After baggage fees, passengers are faced with seat reservations. Once a simple process of choosing a seat, the seat reservation map has been complicated with more exclusions, exceptions and variable seat definitions. Some seats are first-class, business and coach, then choice seats, aisle seats and window seats, front-of-the-plane seats and extra-legroom seats. Each of these seats may be available to various passengers based on the credit card used for airfare purchase, elite levels in frequent flier programs and reservation codes.
Not all airlines allow passengers to choose seats, and thus, passengers do not know how much various seats cost until they fill out TSA questions (name, date of birth, etc.) and then poke around the seating chart on an airline website to check various charges. A family traveling together faces a daunting task to find four seats together that do not have a premium charge on many airlines.
Multiplying only three different seat options for a family of four with the 4,000+ baggage fee options brings the options faced by them to more than 50,000 different possibilities — that’s on only one airline. Imagine comparing two or three airlines for the best overall travel cost and value.
Now, imagine that this family has been shopping for airline tickets through an online travel agency. They cannot even find the specific baggage and seat charges nor can they pay for these fees. Families are forced to spend more time checking airline-to-airline for thousands of combinations of baggage and seat reservation fees.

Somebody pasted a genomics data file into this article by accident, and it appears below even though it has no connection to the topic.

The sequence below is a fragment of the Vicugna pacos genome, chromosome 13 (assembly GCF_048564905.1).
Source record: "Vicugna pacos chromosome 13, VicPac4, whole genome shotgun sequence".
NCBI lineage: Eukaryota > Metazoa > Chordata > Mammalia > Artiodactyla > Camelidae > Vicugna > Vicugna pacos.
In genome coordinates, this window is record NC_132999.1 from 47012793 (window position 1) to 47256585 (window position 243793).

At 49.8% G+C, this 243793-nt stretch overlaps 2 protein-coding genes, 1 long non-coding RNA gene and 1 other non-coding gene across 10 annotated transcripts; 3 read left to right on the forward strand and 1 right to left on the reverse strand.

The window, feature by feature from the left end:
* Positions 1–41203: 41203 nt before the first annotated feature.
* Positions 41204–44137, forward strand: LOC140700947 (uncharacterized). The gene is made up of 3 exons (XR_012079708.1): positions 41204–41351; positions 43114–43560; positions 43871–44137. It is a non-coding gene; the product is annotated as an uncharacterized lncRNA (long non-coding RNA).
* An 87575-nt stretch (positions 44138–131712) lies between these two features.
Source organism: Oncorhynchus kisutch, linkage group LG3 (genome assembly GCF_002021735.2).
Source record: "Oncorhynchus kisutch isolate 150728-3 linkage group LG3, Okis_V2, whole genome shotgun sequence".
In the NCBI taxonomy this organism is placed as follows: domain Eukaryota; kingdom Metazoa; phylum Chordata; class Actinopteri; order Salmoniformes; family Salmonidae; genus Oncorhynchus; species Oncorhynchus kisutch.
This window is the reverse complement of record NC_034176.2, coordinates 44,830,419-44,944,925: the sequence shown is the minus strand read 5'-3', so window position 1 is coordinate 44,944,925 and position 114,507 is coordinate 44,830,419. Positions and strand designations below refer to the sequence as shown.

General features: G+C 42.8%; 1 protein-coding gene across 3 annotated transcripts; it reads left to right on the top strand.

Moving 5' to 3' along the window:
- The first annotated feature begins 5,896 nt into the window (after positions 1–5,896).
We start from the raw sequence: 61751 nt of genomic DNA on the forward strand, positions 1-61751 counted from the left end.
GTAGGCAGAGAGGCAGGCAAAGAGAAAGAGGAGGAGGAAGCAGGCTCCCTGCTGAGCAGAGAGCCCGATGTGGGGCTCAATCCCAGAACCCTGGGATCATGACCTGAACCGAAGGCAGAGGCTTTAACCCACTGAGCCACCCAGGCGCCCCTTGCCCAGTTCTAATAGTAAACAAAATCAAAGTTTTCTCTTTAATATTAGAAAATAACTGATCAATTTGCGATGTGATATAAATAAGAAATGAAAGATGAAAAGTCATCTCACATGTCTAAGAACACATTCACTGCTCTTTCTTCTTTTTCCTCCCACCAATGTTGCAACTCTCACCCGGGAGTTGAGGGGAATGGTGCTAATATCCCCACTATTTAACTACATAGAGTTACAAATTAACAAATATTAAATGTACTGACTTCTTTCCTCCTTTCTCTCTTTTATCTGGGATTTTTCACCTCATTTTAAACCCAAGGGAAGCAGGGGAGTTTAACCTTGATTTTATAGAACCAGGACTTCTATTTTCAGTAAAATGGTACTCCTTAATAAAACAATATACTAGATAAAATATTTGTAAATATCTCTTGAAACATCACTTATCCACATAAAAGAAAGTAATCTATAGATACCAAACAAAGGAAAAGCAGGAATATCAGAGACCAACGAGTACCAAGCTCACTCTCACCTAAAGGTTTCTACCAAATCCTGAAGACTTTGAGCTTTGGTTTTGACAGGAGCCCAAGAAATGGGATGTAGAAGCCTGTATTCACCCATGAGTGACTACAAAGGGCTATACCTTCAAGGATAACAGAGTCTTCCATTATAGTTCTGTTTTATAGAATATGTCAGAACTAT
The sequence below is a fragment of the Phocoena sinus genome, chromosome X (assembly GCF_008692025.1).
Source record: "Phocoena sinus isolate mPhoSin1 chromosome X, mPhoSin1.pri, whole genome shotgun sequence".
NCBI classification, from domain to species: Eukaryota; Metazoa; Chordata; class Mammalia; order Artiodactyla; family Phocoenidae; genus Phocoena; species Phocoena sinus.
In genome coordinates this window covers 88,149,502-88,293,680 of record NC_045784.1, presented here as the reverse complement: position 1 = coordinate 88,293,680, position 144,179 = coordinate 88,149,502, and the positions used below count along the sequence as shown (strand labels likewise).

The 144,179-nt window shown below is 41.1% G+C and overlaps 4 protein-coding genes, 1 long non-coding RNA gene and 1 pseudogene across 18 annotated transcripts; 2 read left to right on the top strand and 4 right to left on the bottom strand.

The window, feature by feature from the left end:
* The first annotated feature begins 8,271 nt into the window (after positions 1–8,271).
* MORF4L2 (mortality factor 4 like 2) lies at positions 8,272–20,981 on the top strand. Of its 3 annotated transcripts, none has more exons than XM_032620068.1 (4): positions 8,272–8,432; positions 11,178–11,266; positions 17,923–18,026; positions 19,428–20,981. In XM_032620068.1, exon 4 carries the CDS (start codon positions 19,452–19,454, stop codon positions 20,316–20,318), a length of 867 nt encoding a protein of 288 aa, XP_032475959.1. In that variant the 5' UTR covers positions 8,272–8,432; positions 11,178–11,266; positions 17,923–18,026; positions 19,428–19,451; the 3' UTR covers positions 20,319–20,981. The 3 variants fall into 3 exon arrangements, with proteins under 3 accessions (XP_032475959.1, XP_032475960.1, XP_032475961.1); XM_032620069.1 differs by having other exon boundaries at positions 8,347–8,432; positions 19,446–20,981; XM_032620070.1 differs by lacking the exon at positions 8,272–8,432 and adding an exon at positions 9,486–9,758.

Airlines claim that they are offering choice. That is true. However, by not disclosing these fees to ticket agents that provide open platforms on which the flying public can compare the total cost of flying, including baggage and seat reservation fees across airlines, they make finding the total cost of flying complex, at best, and they make effective comparison shopping impossible.
America’s airline passengers, both leisure and business, have been without the ability to effectively compare the cost of travel across airlines for almost half a decade. It is time that DOT requires airlines to disclose the full cost of travel so that those costs can be compared across airlines and purchased wherever the airlines choose to sell their tickets.
The public deserves to know the full cost of air travel, have the ability to compare total costs and pay for their basic airfare and fees wherever an individual airline chooses to sell its tickets. That’s how the free market should work. That’s not too much to ask for.
Open Allies for Airfare Transparency is a coalition of individuals, companies, and organizations that believes that all airline airfares and fees should be transparent and salable to the traveling public. Our members include more than 380 of the world’s leading travel management companies, corporate travel departments, consumer groups and travel agencies. www.faretransparency.org
By: Charlie Leocha, Director, Consumer Travel Alliance
We leave you with video from the Open Allies for Airfare Transparency website.
Cartoon airliner courtesy vectorine – Fotolia.com